Sutty handed Pema the precious bundle he’d been cradling in his arms. She unwrapped the roots, held the sapling carefully in two hands. Gusev Colony’s first tree. She set the dwarf apple tree into the prepared hole, the first of five hybridized dwarf apple trees that, in time, would be joined by blueberry bushes and alpine strawberry vines. Gusev Colony’s first fruit orchard. She pressed fresh soil in around the roots, patted and smoothed it with her hands.
Behind her, the sun dropped below the horizon in a flash of blue.
Great story!! It is a nice extension and follow up on Pem’s life. I love Pem’s compassion and her ability to make connections. She proves that it is only through diversity that life exists! Loved it!
Erin Halden says
Thanks for reading Cheryl!
Cathy Ryan says
“They said that is not how things are done.” “We can’t…”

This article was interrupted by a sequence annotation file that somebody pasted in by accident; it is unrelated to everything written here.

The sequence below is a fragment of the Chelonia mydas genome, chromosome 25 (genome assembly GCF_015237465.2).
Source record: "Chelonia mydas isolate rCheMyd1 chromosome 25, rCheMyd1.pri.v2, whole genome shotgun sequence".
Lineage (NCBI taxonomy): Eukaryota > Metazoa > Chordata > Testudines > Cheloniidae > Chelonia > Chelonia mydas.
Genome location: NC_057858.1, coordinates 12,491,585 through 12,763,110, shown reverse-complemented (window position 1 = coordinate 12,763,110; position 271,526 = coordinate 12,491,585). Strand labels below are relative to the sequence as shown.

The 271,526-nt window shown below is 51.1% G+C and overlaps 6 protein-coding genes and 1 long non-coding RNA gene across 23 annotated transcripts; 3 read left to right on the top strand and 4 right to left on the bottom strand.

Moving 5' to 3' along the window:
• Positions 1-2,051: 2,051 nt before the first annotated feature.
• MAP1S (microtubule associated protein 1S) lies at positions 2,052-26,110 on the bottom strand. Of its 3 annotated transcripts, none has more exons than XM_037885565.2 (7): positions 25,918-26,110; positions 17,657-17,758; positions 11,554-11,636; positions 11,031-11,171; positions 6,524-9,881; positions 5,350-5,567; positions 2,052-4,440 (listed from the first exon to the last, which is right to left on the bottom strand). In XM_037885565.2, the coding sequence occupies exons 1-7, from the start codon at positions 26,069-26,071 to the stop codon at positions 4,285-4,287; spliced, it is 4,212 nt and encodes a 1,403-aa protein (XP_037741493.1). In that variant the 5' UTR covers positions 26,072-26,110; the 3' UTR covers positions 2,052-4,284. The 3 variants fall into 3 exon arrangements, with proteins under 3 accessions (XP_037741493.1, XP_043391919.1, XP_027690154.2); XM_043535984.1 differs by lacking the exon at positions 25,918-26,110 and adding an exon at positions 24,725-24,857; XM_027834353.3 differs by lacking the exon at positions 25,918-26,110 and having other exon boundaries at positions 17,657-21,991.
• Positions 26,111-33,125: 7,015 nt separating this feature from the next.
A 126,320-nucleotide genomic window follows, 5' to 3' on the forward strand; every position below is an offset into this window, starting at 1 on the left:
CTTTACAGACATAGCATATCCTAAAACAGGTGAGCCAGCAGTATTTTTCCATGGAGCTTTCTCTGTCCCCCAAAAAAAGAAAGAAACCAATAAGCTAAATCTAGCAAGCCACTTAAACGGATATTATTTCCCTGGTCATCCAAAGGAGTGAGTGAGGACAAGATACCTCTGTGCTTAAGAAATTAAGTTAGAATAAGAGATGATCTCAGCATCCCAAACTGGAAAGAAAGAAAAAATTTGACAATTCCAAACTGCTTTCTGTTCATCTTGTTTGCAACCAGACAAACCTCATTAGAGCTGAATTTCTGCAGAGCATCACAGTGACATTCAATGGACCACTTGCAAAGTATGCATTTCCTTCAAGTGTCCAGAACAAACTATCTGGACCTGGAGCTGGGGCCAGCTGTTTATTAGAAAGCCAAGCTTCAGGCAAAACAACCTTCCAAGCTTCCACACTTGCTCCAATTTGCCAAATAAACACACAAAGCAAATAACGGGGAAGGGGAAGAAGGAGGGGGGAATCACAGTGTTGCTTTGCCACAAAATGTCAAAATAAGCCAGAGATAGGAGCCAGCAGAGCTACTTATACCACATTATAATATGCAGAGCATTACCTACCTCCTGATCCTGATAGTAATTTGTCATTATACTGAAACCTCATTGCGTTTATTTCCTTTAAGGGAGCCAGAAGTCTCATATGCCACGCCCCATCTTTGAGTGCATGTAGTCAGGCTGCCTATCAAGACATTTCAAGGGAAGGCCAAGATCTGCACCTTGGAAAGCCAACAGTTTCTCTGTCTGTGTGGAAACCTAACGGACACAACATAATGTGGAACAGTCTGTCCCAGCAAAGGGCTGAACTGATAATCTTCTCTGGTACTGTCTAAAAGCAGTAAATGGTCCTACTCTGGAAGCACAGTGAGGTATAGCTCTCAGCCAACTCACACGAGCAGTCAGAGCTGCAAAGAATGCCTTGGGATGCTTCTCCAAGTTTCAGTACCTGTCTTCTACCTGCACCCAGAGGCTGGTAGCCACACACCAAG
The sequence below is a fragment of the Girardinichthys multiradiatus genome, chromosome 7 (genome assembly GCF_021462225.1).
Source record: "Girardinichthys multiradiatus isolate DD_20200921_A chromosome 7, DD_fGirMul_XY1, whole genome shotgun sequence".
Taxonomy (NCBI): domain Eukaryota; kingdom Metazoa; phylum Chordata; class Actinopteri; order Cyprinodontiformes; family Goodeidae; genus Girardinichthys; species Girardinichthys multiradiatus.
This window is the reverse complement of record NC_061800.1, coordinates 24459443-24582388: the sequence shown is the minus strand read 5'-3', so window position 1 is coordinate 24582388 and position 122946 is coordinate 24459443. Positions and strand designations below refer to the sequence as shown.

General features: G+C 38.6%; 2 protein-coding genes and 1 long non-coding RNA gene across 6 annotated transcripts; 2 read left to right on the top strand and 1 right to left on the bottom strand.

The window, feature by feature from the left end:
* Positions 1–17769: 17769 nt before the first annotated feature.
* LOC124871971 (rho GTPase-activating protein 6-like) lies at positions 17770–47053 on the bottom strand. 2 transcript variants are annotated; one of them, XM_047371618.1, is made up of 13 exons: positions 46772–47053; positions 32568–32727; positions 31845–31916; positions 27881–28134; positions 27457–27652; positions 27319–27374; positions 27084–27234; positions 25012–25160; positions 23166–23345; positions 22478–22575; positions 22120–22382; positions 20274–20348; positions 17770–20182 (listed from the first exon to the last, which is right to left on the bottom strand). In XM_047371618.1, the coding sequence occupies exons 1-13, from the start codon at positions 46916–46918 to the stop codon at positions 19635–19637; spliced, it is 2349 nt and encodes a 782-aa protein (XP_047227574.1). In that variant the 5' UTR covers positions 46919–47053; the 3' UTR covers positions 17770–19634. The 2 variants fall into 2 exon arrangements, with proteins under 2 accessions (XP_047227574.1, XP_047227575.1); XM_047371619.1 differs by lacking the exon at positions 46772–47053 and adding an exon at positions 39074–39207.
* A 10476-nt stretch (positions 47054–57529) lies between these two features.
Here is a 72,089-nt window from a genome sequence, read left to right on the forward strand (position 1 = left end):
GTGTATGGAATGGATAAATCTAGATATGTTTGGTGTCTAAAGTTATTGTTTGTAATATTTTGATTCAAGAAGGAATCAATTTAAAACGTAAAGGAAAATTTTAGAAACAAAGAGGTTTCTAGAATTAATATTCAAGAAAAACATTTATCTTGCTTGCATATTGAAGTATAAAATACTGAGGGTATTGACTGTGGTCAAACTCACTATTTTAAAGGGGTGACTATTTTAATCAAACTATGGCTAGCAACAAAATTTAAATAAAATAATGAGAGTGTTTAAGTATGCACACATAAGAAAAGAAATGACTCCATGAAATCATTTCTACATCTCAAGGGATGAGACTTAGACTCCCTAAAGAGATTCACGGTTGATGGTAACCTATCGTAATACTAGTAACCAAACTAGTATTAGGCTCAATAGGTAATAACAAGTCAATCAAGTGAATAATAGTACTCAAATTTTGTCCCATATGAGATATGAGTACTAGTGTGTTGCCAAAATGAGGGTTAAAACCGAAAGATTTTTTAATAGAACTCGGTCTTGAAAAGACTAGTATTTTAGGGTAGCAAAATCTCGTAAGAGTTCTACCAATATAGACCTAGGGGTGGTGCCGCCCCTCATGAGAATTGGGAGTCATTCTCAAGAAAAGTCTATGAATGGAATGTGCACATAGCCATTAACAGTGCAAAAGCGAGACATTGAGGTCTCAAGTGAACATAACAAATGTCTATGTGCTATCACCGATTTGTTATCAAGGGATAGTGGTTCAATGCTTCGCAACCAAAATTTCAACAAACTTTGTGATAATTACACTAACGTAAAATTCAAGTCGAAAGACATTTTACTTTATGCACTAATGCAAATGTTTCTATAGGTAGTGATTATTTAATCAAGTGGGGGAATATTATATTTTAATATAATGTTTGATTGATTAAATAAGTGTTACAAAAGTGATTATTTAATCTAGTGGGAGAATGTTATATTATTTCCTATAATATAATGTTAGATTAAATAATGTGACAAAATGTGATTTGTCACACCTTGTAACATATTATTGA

I love the way Pema was able to see beyond those constraints and envision a new thing.
I enjoyed this story very much. Thank you.
Erin Halden says
Thank you so much for reading Cathy!
Dennis Wagers says
I really enjoyed the story. It’s original and fresh.
Erin Halden says
I’m glad you liked it! Thanks so much for reading Dennis!
Victoria Norton says
Erin Halden says
Thanks for reading Victoria!
Ayesha Harben says
I enjoyed this. Was drawn into the story from the beginning. Pema is a compelling character. She is caring, strong, visionary and refuses to give up. I found myself liking her more and more. The world-building is very believable. I’d like more.
Erin Halden says
Thanks so much for reading Ayesha! If you haven’t read Part One yet, you can find it here on Short Fiction Break and on my website at https://erinhalden.com/?p=1041…
I just read Parts 1 & 2 and loved them. In such a short time, you really draw the reader in. Pema is really very likeable; her world so convincing.
I look forward to reading the next installment
Erin Halden says
I’m so glad you enjoyed them! Thanks so much for reading Shirley!!